Besides the 16S rRNA-based studies considering the taxonomic structure of microbial communities, Yazdani et al.  focused on understanding the functional profiles of IBD microbiomes to determine how microbial changes in the health and disease status function. To classify major changes in microbiome protein family abundances between healthy subjects and IBD patients, they applied machine learning on results obtained previously from computing relative abundance of —10,000 Kyoto Encyclopedia of Genes and Genomes (KEGG) orthologous protein families in the gut microbiome of a set of healthy individuals and IBD patients. They developed and trained a two-step classifier for identifying major shifts in human gut microbiome protein family abundance between healthy and IBD cohorts with the Kolmogorov-Smirnov (KS) test and RFs.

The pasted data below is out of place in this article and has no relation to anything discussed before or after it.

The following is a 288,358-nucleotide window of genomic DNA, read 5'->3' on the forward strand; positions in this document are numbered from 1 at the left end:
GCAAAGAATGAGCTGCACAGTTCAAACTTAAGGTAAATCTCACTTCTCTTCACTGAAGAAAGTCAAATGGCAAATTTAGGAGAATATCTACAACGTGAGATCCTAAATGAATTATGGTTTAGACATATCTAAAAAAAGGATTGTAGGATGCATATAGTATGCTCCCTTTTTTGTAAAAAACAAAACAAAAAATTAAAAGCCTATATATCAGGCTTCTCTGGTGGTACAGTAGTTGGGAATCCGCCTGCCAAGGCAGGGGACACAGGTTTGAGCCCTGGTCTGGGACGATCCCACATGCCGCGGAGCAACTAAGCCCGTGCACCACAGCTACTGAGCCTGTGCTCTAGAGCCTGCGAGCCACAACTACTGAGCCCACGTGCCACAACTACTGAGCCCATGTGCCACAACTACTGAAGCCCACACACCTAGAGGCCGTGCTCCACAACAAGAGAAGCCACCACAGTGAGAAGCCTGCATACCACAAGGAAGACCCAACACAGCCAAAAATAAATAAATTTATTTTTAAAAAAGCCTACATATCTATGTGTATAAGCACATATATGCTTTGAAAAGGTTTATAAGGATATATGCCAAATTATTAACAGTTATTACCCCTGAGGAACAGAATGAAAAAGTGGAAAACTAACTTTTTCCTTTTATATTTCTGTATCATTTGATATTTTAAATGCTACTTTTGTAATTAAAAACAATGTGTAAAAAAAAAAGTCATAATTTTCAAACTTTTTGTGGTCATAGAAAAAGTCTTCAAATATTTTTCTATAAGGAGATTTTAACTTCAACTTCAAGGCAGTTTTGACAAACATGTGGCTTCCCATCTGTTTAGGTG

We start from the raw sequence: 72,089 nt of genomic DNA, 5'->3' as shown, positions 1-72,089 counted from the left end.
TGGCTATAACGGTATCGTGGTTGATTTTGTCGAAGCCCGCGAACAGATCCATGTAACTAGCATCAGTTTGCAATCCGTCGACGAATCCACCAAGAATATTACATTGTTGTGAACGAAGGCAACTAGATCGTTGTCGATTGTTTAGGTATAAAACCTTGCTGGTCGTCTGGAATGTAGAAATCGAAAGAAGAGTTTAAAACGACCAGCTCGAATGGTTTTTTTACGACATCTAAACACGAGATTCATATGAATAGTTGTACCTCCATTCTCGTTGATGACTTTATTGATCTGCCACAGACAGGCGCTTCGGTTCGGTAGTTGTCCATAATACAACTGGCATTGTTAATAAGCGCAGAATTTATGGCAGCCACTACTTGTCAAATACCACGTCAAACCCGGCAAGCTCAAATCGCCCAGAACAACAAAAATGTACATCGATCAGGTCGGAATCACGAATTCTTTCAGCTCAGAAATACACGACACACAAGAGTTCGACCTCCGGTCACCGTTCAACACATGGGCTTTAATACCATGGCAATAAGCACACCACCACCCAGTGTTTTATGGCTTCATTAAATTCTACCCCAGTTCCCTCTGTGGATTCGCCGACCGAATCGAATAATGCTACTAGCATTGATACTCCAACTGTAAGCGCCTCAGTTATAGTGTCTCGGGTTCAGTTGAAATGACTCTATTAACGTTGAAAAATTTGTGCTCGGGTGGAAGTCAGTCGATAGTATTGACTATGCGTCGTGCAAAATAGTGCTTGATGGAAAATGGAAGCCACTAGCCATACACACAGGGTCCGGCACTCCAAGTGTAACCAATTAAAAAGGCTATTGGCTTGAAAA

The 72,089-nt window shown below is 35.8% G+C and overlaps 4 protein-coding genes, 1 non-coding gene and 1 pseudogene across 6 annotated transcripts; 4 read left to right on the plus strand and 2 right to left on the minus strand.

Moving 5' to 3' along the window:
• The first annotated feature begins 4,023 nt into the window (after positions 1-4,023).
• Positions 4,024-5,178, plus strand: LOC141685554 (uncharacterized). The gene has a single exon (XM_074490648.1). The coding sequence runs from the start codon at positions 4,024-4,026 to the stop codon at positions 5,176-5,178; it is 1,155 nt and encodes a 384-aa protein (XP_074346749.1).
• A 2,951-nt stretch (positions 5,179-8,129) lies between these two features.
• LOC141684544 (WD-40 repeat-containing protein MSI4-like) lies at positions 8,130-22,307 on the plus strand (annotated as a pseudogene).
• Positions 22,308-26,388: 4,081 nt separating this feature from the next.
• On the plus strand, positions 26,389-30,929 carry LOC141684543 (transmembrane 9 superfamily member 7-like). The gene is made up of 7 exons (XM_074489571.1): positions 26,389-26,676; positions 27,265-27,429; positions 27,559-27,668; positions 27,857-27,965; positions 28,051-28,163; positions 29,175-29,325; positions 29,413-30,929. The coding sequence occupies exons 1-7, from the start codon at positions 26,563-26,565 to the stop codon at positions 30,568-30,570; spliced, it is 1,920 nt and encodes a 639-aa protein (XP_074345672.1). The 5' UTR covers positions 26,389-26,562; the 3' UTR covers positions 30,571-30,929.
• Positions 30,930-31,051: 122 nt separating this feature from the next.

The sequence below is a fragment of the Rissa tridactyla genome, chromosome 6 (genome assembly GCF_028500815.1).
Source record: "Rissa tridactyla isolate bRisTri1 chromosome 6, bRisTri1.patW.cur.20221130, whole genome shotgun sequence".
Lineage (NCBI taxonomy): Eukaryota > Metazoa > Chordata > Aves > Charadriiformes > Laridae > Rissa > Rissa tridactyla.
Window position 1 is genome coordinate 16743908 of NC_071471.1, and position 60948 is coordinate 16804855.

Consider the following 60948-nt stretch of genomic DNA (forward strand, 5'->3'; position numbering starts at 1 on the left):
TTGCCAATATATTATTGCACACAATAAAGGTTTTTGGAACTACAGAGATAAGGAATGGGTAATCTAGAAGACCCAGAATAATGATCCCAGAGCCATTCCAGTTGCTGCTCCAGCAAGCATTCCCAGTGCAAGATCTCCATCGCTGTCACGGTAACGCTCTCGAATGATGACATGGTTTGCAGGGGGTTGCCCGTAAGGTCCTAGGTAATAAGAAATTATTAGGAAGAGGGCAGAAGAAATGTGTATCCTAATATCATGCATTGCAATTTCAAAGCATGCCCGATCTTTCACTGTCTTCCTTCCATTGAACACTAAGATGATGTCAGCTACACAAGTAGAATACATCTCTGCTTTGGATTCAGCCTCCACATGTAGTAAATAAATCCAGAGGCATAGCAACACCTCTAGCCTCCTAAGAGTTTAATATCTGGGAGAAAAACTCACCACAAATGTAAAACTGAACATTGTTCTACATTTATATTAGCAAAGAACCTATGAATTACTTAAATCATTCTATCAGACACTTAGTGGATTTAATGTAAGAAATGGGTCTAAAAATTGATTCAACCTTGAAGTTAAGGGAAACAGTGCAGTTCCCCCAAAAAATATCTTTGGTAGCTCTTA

Irritable bowel syndrome (IBS) is a functional gastrointestinal disorder involving multiple path physiological mechanisms in which composition of gut microbiota has been proposed as one of the potentially important factors. To identify the association between the composition of the intestinal microbiota and clinical features of IBS, Tap et al.  implemented L1 regularized logistic regression (least absolute shrinkage and selection operator (LASSG)) on collected fecal and mucosal samples from IBS patients and healthy subjects. The LASSG procedure identified 90 bacterial OTUs that could be used as a composite gut microbial signature for IBS severity. Saulnier et al.  applied the random forest (RF) approach to analyze 71 samples from 22 children with IBS and 22 healthy children. With random forest techniques, they were able to classify different subtypes of IBS with a success rate of 98.5%. Their findings indicated the important association between gastrointestinal microbes and IBS in children.